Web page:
Step 1: The HTML Modifications

The HTML for Example 2 is nearly the same as the HTML for Example 1, except that for each “checkbox” image, we add a name attribute that is the same for each image — the same way we would give the same name to all the HTML checkboxes we want grouped together.

<img id="item1" onclick="swapImage('item1')" src="images/1.jpg" alt="" />
<img id="item2" onclick="swapImage('item2')" src="images/1.jpg" alt="" />
<img id="item3" onclick="swapImage('item3')" src="images/1.jpg" alt="" />
<img id="item4" onclick="swapImage('item4')" src="images/1.jpg" alt="" />
<img id="item5" onclick="swapImage('item5')" src="images/1.jpg" alt="" />
<img id="item6" onclick="swapImage('item6')" src="images/1.jpg" alt="" />

For the purpose of this demo, I also add a DIV that will display which items are checked.

<div id="statusDiv">The following items are checked: none</div>

We recycle the same preloader function and body onload event handler call.

Step 2: Set Global JavaScript Variables

We modify the JavaScript by making the up-state and down-state image paths global variables. We also declare, as a global variable, the array which will hold the checked items.

var imgUp = "images/1.jpg";
var imgDown = "images/2.jpg";
var checkedItems = new Array();

Step 3: Add The getCheckedElements() Function To The swapImage() Function

By virtue of declaring the up-state and down-state images globally, we can remove those declarations from swapImage().

Instead, we’ll add to swapImage() a call to a new function, which we will call getCheckedElements(). We do that because every time we check an image on or off, we need to get a new listing of the checked items; so, since the swapImage() function is handling each click for us, it makes sense to call the new function there.

function swapImage(imgID) {
	var theImage = document.getElementById(imgID);
	var theState = theImage.src;

	if(theState.indexOf(imgUp) != -1) {
		theImage.src = imgDown;
	}
	else {
		theImage.src = imgUp;
	}
	getCheckedElements();
}

Step 4: The getCheckedElements() Function

The function that will tell us which images are “checked” begins by getting all the similarly named images via getElementsByName. That built-in function returns the images as an array. It generally places those items into the array in the order they appear in source code, but not always; so, be cognizant that your items might not be ordered the way you expect.

Next, we reset the length of the checkedItems array to 0, effectively clearing all current values.

Now, we iterate through all the check-images, looking at their source attributes. If the down-state (checked) image is the source, then the item is checked, and we add that check-image’s unique ID to the end of the checkedItems array. In effect, the image’s unique ID attribute acts as the value of the “checkbox.”

At this point, we now have populated the global checkedItems array with all the checked images; we can go ahead and use that however we want.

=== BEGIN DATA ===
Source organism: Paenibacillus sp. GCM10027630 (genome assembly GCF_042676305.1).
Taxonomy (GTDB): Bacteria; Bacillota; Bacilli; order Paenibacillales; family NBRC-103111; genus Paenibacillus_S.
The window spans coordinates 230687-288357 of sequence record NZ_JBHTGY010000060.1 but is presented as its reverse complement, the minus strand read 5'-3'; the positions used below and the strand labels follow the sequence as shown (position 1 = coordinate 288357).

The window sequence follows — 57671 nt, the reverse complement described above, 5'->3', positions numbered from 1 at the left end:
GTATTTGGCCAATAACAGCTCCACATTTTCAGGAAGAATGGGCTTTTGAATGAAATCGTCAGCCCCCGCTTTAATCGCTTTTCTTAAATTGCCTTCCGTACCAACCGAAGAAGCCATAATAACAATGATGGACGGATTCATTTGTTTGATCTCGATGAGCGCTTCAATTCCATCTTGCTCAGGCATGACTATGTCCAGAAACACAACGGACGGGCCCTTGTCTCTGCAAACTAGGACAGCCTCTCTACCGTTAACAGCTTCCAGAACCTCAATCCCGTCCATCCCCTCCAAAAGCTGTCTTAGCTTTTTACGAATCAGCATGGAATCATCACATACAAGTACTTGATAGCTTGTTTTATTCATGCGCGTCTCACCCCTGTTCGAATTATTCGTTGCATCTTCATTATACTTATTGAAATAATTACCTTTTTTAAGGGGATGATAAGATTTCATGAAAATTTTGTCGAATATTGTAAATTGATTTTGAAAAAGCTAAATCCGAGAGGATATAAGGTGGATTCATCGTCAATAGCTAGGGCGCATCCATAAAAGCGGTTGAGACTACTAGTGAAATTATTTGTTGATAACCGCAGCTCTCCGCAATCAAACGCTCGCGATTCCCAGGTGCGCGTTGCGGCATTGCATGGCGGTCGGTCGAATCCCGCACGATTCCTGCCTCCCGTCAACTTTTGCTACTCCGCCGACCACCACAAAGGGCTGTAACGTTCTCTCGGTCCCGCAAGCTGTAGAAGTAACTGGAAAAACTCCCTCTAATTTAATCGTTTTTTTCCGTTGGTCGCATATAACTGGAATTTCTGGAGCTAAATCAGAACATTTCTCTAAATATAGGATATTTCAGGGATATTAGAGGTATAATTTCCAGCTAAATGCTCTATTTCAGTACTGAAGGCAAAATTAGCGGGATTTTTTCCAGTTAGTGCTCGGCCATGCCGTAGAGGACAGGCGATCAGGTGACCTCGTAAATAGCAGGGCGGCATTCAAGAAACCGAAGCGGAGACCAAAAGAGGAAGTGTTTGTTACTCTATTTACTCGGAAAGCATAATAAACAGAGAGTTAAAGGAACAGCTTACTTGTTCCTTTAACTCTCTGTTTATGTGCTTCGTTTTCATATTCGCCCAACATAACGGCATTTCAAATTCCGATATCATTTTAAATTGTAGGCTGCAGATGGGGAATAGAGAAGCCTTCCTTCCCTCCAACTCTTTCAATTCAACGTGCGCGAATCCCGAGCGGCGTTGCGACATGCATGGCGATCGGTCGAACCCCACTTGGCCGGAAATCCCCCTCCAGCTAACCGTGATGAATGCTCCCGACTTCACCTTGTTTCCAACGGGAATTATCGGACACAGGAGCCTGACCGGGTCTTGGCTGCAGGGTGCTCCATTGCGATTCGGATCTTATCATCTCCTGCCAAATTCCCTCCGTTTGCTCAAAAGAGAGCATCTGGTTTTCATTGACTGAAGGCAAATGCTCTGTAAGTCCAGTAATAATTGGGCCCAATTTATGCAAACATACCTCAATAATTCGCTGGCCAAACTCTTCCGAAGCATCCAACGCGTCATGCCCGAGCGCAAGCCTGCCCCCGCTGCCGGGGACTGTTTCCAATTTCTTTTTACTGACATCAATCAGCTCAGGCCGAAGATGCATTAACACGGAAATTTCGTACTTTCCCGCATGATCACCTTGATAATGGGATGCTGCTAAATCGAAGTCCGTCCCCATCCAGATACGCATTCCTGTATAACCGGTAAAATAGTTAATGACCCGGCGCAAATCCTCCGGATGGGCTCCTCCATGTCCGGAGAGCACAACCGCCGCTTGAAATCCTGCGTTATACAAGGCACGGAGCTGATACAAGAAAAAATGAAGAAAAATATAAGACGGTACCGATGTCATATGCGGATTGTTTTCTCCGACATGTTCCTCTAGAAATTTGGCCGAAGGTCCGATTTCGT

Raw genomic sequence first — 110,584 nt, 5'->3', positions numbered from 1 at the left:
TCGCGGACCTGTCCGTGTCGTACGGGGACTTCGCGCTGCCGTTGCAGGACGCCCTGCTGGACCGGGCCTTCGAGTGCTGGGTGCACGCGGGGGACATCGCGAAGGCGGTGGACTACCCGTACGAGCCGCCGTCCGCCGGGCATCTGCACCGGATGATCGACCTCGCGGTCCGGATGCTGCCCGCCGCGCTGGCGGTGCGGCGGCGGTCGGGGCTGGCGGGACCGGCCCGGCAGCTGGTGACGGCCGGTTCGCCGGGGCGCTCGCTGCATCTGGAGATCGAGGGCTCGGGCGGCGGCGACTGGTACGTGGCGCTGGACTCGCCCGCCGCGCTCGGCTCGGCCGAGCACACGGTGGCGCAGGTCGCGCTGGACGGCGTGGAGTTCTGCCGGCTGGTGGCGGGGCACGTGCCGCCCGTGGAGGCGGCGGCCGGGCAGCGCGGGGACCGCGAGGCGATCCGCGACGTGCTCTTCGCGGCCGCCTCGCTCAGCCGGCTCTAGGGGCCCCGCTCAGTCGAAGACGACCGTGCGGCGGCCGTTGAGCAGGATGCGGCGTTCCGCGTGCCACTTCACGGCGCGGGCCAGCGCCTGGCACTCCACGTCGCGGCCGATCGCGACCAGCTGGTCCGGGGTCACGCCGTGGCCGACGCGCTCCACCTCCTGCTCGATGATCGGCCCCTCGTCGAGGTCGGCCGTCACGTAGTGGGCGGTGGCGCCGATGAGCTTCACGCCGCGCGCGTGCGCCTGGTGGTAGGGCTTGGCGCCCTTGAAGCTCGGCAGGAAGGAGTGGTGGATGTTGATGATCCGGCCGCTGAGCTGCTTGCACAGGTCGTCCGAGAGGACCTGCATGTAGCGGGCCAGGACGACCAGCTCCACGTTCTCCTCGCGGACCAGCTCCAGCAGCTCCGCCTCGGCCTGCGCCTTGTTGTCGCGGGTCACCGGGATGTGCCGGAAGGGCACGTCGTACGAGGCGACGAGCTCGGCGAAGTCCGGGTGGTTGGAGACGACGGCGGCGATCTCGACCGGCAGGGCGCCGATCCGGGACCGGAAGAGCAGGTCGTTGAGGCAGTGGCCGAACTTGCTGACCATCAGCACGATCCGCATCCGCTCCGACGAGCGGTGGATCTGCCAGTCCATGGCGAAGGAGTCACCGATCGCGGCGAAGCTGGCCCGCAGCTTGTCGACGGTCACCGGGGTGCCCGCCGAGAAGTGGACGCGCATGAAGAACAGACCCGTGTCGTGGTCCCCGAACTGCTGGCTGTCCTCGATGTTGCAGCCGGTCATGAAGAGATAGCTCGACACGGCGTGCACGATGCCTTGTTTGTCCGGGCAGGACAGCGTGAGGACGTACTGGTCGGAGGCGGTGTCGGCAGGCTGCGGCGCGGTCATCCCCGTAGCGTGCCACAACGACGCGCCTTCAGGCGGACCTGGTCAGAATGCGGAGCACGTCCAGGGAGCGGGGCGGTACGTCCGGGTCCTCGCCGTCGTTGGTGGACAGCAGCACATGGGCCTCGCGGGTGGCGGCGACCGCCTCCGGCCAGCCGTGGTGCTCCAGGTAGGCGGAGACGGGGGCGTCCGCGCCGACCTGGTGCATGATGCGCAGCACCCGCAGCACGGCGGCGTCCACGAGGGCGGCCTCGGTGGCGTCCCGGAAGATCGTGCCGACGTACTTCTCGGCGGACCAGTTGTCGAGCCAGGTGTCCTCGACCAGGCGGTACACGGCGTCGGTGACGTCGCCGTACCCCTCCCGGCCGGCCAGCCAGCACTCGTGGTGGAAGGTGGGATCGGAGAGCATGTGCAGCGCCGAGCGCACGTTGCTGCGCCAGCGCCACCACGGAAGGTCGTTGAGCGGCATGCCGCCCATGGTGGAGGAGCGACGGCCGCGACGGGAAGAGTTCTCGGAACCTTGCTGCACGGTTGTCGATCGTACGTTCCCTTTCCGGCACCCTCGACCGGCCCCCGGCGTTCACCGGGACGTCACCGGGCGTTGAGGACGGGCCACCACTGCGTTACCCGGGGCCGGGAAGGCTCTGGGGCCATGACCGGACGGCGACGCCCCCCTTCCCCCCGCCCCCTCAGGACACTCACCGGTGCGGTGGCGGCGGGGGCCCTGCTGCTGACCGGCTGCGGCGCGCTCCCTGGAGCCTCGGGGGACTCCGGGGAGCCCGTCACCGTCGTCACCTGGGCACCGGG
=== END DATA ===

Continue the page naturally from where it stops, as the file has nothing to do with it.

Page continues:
For this example, I’m just going to echo out all the checked items to a string, which I will then set as the innerHTML of the status DIV I created back in Step 1. You can safely delete that from the function if all you want is for the images to swap.

function getCheckedElements() {
	var imgArray = document.getElementsByName('checkboximg');
	checkedItems.length = 0;

	for(var i = 0; i < imgArray.length; i++) {
		var tmp = imgArray[i].src.toString();
		if(tmp.indexOf(imgDown) != -1) {
			checkedItems.push(imgArray[i].id.toString());
		}
	}

	var strOut = "<p>The following items are checked: ";
	if(checkedItems.length != 0) {
		strOut += checkedItems.toString();
	}
	else {
		strOut += "none";
	}
	strOut += "</p>";

	var theDiv = document.getElementById('statusDiv');
	theDiv.innerHTML = strOut
}

And that’s all there is to it! You can see a working demo here:

http://demo.dougv.com/js_imgswap_checked/example2.html

Example 3: Assign The Checked Images To HTML Checkboxes

The problem with having the “checked” images stored as a JavaScript array is that unless you intend to use JavaScript to post the checked images to a server via an AJAX request or the like, it’s not very handy. It would be far more convenient for us to be able to send the results to our server-side processing page (such as a PHP or ASP.NET script) as standard HTML elements.

We can do that by dynamically adding to the page new HTML checkboxes for each checked image to the form; to me, that’s overkill. It’s far easier to actually add an HTML checkbox for each check-image, and simply hide those boxes from the user via CSS.

Then, every time we click an image, we’ll iterate through the checkedItems array, checking each HTML checkbox that has a corresponding checked image.

And just to prove I’m doing the server-side processing via a regular HTML POST, I’ll create a seperate PHP page that will echo back which images — now, converted to checkboxes — were checked.

Step 1: Add The HTML Checkboxes

Again, for each image that we can check, we’ll add a regular HTML checkbox with the same value as the ID for the image.

<input lang="hide" name="cblist[]" type="checkbox" value="item1" />
<input lang="hide" name="cblist[]" type="checkbox" value="item2" />
<input lang="hide" name="cblist[]" type="checkbox" value="item3" />
<input lang="hide" name="cblist[]" type="checkbox" value="item4" />
<input lang="hide" name="cblist[]" type="checkbox" value="item5" />
<input lang="hide" name="cblist[]" type="checkbox" value="item6" />